Web Only / Features » August 29, 2012
Enough With the Rape Gaffes
Bizarre rape remarks by prominent Republicans are distracting from the fundamental reasons to defend abortion
The real topic of discussion, for all three of these men, was not rape; it was abortion, and specifically why they didn't think people should be able to choose it.
These are the weeks of “legitimate rape.” Missouri Representative Todd Akin's August 19 comment–“from what I understand from doctors… if it's a legitimate rape, the female body has ways to try to shut that whole thing down,”–betraying a semi-magical, fully medieval view of the uterus's conceptive powers, have sparked massive fury. Unfortunately, it's a fury that threatens to distract from the real reasons Democrats have to defend abortion access.
Don't get me wrong: The Akin anger is very convenient. In a tough election year, Democrats have been leaning hard on the Republican party's insensitivity and cluelessness regarding women's reproductive health. Now, seemingly as if to prove their point, we've got a Republican who obviously has no idea what a uterus even does. (Castrate rapists? Set up an OKCupid profile, and only admit semen from applicants who don't list “rape” as an interest? Wander about the body, into the brain, causing hysteria?) But Akin is willing to make policy based on his ignorance.
And, of course, Republicans have responded–as they have done with every PR gaffe throughout the War on Women–by making even more stupid statements. Vice-presidential candidate Paul Ryan, when asked by a Virginia TV news reporter whether he thought women should be able to abort pregnancies resulting from rape, said, “I've always adopted the idea that–the position that–the method of conception doesn't change the definition of life.”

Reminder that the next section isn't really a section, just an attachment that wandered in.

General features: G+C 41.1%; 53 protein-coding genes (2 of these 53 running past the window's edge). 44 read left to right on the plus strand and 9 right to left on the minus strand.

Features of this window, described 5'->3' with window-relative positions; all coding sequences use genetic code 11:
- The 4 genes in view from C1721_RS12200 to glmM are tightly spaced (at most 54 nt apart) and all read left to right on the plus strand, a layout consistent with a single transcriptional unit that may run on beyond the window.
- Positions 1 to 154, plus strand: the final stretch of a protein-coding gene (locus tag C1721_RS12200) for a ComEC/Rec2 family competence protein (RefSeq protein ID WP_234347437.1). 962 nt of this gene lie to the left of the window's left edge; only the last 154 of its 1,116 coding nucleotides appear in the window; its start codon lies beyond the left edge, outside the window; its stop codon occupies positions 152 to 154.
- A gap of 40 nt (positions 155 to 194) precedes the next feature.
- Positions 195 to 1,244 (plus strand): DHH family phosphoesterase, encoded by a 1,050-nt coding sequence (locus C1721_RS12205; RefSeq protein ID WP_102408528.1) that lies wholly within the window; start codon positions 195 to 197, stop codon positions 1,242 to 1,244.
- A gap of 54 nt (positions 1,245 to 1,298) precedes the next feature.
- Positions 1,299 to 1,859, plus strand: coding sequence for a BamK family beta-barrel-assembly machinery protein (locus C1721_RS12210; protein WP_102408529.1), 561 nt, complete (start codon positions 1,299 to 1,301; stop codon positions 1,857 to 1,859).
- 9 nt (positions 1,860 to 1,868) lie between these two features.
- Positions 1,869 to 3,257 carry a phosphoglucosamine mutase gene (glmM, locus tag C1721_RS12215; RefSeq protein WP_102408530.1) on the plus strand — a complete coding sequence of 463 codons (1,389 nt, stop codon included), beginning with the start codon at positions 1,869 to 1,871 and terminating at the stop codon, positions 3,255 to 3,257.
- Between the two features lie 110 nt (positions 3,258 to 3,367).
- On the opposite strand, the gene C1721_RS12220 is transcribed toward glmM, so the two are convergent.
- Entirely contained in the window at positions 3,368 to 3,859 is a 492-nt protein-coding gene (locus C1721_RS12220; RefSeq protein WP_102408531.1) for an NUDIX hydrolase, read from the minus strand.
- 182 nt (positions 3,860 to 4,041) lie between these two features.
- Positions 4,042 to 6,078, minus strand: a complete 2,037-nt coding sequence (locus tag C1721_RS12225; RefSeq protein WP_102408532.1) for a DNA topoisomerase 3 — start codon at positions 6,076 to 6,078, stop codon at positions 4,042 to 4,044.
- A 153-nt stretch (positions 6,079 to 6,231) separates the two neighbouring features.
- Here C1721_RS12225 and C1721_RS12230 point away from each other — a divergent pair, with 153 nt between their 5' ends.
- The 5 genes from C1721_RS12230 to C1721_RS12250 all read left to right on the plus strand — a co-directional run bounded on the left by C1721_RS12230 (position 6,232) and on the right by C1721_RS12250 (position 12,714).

The idea of rape as just another “method of conception” is, of course, massively offensive. But Ryan was quickly outdone by Pennsylvania Republican Tom Smith, who believes that a proper pro-life position, such as his own, should not include rape or incest exemptions. When asked how he would defend this to a relative who had become pregnant from a rape, he said that he had, in fact, experienced “something similar to that with my own family. She chose life.” Indeed, the only difference between his situation and a rape was that his family member had not been raped. “Having a baby out of wedlock,” Smith said, was the point of commonality.
“That's similar to rape?” The reporter asked.
“No, no, no! But, put yourself in the father's position. Yes,” Smith said.
It's tempting to waste several hundred words explaining exactly why these comments are offensive and sexist. But the idea that, at this late date in human history, we still need to establish that the Republican party is sexist, is ridiculous. We know they oppose freedom of choice. We know they oppose reproductive health care access. We know that many oppose contraception. And we've known, ever since H.R.3, that they also want to restrict rape survivors' access to abortion. The Republican party is the party of institutionalized misogyny, which is why approximately no one will vote Republican who (a) reads this magazine or (b) doesn't enjoy misogyny.